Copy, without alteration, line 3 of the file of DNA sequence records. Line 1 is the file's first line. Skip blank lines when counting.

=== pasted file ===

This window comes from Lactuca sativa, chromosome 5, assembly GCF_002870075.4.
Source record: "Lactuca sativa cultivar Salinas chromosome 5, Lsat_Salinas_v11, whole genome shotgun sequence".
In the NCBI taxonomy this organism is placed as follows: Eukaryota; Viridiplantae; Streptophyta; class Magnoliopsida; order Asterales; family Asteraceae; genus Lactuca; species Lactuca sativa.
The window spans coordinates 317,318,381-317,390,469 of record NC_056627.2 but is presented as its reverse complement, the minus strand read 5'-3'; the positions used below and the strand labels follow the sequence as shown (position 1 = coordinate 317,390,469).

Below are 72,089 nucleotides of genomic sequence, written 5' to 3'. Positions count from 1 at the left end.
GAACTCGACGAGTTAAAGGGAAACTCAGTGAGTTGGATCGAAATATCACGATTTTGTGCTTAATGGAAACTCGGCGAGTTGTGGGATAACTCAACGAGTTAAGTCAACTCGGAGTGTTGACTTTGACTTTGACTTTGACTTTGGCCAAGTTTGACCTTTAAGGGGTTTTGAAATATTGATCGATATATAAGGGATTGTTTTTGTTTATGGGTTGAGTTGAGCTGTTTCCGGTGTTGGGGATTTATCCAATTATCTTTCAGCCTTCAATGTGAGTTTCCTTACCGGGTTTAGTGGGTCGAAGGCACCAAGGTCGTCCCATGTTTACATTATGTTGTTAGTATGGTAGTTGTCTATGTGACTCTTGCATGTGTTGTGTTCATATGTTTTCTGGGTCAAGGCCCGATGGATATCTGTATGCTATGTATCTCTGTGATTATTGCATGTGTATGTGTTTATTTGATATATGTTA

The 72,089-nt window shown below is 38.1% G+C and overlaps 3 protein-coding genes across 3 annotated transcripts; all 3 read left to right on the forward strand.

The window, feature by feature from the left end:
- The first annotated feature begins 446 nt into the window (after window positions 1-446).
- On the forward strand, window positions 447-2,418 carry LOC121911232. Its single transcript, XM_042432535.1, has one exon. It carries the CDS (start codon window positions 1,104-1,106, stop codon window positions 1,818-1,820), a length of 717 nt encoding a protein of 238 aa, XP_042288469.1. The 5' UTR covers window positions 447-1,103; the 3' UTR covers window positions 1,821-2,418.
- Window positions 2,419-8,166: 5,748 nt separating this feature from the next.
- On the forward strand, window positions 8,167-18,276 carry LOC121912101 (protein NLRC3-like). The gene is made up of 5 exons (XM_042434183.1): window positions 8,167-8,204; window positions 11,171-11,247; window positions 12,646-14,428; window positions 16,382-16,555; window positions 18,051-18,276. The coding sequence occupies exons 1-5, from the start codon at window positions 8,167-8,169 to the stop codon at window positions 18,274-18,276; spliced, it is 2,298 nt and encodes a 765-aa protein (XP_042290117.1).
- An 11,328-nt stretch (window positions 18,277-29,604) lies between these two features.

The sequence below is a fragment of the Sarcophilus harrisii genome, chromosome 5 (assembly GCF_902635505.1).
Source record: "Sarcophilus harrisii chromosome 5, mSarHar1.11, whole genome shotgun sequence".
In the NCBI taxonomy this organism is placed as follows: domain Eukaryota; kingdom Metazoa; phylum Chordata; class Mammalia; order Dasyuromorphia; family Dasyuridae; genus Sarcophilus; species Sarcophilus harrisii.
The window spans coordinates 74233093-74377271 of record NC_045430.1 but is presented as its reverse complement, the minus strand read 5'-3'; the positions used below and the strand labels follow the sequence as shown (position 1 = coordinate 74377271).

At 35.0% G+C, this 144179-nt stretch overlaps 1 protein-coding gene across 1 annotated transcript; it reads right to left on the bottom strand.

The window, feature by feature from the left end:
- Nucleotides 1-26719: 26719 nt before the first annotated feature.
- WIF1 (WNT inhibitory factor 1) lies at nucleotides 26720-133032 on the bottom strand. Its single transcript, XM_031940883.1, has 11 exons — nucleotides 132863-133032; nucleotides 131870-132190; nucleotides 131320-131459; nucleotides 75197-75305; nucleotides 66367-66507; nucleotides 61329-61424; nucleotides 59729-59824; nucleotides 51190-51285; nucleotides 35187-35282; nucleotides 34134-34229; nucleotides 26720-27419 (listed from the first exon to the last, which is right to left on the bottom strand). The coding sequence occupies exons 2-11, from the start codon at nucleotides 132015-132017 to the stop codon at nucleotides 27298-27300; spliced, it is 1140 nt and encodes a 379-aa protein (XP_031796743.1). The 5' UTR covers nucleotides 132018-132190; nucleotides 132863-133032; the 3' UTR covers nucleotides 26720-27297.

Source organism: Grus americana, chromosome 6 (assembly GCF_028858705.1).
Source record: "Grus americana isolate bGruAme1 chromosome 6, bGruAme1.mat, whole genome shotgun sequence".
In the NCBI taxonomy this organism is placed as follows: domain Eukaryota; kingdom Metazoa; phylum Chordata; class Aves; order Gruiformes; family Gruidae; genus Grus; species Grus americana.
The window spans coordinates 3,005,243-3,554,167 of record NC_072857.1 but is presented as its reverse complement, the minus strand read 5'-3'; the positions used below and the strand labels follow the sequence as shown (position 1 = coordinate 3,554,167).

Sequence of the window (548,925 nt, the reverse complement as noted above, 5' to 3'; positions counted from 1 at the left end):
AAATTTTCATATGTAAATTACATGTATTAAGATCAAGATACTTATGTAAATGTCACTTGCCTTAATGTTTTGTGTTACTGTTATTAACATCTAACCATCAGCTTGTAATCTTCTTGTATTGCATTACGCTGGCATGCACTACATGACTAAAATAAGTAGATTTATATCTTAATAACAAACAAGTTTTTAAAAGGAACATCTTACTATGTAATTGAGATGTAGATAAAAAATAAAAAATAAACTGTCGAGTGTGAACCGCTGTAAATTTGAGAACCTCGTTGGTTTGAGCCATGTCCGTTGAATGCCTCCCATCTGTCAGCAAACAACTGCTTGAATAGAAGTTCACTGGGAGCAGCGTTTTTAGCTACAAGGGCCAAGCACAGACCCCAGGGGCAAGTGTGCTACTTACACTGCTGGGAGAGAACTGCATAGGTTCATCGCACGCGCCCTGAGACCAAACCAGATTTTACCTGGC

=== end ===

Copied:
In the NCBI taxonomy this organism is placed as follows: Eukaryota; Viridiplantae; Streptophyta; class Magnoliopsida; order Asterales; family Asteraceae; genus Lactuca; species Lactuca sativa.